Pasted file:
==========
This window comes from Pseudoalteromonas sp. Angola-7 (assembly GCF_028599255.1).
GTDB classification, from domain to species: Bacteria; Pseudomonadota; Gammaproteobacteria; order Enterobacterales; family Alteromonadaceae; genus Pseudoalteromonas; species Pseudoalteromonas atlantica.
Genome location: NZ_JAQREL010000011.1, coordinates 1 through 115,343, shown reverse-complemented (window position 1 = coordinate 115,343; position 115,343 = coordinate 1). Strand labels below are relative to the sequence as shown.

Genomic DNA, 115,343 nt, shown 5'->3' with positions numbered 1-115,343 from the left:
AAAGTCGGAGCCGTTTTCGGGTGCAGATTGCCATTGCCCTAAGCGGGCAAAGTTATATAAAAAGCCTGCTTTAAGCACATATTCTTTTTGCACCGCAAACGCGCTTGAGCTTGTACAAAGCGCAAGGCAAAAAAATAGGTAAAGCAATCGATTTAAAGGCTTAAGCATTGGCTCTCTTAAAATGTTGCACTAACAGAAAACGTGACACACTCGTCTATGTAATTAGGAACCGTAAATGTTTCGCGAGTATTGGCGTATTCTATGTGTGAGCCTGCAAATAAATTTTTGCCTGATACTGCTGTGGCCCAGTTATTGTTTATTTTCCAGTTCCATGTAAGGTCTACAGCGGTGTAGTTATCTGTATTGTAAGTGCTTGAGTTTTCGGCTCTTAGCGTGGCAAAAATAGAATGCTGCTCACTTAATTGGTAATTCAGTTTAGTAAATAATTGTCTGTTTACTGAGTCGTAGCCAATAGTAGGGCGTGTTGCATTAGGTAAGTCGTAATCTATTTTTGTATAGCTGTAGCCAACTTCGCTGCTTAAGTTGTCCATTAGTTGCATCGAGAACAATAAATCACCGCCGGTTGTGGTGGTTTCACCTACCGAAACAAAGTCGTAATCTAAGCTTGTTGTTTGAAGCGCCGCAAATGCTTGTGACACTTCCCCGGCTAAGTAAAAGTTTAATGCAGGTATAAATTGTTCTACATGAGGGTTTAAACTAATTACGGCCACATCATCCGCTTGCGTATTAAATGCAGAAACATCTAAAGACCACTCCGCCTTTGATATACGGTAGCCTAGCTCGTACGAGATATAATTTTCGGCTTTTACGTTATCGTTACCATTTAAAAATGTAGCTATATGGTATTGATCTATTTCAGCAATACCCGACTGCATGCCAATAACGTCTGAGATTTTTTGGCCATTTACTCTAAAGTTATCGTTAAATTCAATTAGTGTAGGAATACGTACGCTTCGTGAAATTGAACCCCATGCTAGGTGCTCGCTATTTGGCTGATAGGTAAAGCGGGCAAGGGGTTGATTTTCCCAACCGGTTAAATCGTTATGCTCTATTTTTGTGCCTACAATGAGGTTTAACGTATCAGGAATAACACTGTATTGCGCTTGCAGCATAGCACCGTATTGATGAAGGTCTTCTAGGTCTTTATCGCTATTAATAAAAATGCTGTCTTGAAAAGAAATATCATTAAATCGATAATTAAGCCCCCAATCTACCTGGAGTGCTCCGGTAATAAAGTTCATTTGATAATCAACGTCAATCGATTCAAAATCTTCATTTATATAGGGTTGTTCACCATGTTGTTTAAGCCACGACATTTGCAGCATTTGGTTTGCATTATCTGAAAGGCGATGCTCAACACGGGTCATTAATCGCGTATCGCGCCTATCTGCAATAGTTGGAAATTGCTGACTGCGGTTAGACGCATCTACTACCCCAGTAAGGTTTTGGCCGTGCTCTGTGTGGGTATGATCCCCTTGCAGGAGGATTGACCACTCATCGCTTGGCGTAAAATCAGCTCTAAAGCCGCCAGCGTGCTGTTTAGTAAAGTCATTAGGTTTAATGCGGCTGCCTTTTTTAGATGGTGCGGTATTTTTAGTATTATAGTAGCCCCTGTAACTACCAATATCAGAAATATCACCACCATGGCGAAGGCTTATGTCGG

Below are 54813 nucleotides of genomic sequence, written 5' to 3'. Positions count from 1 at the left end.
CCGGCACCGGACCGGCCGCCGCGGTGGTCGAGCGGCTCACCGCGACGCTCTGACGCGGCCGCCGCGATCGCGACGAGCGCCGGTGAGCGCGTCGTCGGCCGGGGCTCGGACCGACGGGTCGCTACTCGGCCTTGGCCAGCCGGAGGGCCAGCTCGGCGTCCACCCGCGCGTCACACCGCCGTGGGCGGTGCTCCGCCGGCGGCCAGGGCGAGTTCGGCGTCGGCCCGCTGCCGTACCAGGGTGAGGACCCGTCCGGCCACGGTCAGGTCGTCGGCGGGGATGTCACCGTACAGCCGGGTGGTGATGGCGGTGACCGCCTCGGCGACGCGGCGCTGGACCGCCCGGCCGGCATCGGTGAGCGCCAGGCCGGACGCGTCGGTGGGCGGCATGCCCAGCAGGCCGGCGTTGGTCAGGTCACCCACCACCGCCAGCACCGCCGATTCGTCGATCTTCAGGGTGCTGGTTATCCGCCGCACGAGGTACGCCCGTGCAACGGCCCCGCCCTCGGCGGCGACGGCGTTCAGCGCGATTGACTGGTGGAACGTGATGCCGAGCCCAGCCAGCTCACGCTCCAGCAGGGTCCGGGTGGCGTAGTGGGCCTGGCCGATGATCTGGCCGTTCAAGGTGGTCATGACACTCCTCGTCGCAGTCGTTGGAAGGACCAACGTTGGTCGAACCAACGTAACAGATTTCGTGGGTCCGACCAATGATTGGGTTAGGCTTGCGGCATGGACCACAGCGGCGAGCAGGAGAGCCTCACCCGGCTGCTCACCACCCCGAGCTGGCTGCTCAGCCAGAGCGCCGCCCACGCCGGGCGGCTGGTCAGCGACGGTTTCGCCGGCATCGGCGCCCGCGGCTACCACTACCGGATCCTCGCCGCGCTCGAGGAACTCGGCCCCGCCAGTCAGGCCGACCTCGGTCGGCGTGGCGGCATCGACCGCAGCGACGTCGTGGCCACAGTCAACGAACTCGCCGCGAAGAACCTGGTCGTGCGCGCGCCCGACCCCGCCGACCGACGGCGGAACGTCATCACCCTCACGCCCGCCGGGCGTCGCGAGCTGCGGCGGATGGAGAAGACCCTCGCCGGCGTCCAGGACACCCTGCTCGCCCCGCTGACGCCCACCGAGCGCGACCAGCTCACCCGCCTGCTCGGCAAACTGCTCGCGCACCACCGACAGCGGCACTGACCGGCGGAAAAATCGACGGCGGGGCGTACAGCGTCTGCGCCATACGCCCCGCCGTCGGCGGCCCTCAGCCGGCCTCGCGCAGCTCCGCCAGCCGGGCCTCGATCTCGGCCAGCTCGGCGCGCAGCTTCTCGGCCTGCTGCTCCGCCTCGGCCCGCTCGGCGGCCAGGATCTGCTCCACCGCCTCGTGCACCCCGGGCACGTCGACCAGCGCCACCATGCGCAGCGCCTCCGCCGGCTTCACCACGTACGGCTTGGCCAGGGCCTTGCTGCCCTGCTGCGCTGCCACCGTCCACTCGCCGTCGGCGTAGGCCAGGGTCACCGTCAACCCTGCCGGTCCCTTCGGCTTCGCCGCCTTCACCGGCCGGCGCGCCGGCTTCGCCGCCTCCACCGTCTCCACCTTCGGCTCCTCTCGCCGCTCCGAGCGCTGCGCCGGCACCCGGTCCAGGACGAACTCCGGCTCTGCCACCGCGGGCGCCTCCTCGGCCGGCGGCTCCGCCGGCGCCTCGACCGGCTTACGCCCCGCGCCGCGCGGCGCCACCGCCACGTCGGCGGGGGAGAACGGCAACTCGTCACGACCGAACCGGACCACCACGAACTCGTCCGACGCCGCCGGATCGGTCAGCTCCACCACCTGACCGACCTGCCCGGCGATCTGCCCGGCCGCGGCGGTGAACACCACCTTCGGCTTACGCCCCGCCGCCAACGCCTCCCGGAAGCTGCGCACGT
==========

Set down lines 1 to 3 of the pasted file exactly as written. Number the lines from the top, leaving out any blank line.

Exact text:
This window comes from Pseudoalteromonas sp. Angola-7 (assembly GCF_028599255.1).
GTDB classification, from domain to species: Bacteria; Pseudomonadota; Gammaproteobacteria; order Enterobacterales; family Alteromonadaceae; genus Pseudoalteromonas; species Pseudoalteromonas atlantica.
Genome location: NZ_JAQREL010000011.1, coordinates 1 through 115,343, shown reverse-complemented (window position 1 = coordinate 115,343; position 115,343 = coordinate 1). Strand labels below are relative to the sequence as shown.